"Not giving youths access to information about the full range of HIV prevention tools at their disposal — such as abstinence, being faithful, and correct and consistent condom usage — means that the very lives programs like PEPFAR are trying to protect are being lost unnecessarily because of ideologically-based public policy," Corpuz says.
The abstinence until marriage programs do not work for African women, says Bernice Heloo, president of the Society for Women and AIDS in Africa in Ghana. Heloo also spoke at a World AIDS Day event media conference on PEPFAR.
"We as African women are concerned about the fact that for a very long time HIV prevention and management have been seen from very narrow perspectives, devoid of the context in which we live and also in which the pandemic thrives in Africa," Heloo says. "It is this parochial approach that has resulted in the apparent narrow focus and emphasis on abstinence until marriage and faithfulness."
What's needed are fully-funded programs that are comprehensive, holistic, nonprescriptive, and provide access to female condoms, Heloo says.
One such program would target women in violent and other difficult situations, she says.
For instance, African women often suffer from gender-based violence, including rape and abuse, which can cause the HIV epidemic to spread, Heloo says.
"Additionally, funds are required to rescue women from harmful social, cultural, and religious practices that predispose them to HIV infection," Heloo says.
"We add our voice to demand the removal of the one-third abstinence earmark and also ask for a track out of the anti-prostitution pledge, which is really discriminatory," Heloo adds.
PEPFAR makes the HIV prevention message a moral one, which is harmful to the goal of eliminating the spread of the virus, says the Rev. J. P. Heath, co-founder and director of the International Programs at the African Network of Religious Leaders Living With or Affected by HIV and AIDS (ANERELA) in South Africa. Heath also spoke at the recent PEPFAR media conference.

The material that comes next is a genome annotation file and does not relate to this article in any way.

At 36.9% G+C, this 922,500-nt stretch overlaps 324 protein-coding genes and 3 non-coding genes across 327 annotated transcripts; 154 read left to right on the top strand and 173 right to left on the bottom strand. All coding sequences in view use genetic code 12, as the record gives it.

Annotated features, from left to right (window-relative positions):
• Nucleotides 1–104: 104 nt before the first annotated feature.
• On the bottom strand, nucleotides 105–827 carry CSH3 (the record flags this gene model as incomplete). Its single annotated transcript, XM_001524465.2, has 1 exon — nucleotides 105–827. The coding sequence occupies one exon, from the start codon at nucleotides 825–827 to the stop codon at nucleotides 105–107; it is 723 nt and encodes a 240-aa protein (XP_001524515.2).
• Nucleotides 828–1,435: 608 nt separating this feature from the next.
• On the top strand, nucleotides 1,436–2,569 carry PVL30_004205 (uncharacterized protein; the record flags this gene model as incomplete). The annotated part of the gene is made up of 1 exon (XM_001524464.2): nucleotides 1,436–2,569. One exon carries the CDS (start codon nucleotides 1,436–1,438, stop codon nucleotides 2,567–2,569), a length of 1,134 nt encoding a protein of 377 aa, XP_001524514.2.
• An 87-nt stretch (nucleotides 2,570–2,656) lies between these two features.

"The common strategy that we all know, in terms of HIV prevention is ABC: abstain, be faithful, use a condom," Heath says. "The challenge with this is that the only thing we're talking about is sex."
Once an epidemic's prevention focus turns to sex, it makes the disease a moral issue, Heath explains.
"HIV is a virus — it's not a moral condition," Heath says. "And the way in which we deal with HIV has to reflect that."
Heath offers this example of how destructive the focus on morality can be from a public health perspective: "Yesterday, I was speaking at a gathering in a northwest province of South Africa, and Dr. Kizito from Uganda was there and he related to us a story of a young girl who found out, in Uganda, that one of her previous boyfriends had died of AIDS-related illnesses," he says.
"So what she did was she went out and solicited 10 young men and slept with them and then committed suicide," Heath explains. "She had posted their names on her door and said, 'These people are dying with me.'"
But a post-mortem exam found that the woman was not infected with HIV, he adds.
"Because of the focus on sex, her knowledge that she had a sexual relationship with this man who had died clouded her mind," Heath says. "She didn't know she had to go for a test, and she didn't know that not every time you have unprotected sex the virus is transmitted."
This provides a tragic illustration of why the PEPFAR funding should go toward programs that focus on HIV prevention through the best strategies available, rather than be used as a tool to promote a certain type of morality, he adds.
"You cannot stress enough the need for people to know their HIV status," Heath says. "We have to move to a place that not 10 percent, but 100 percent of humanity knows their HIV status."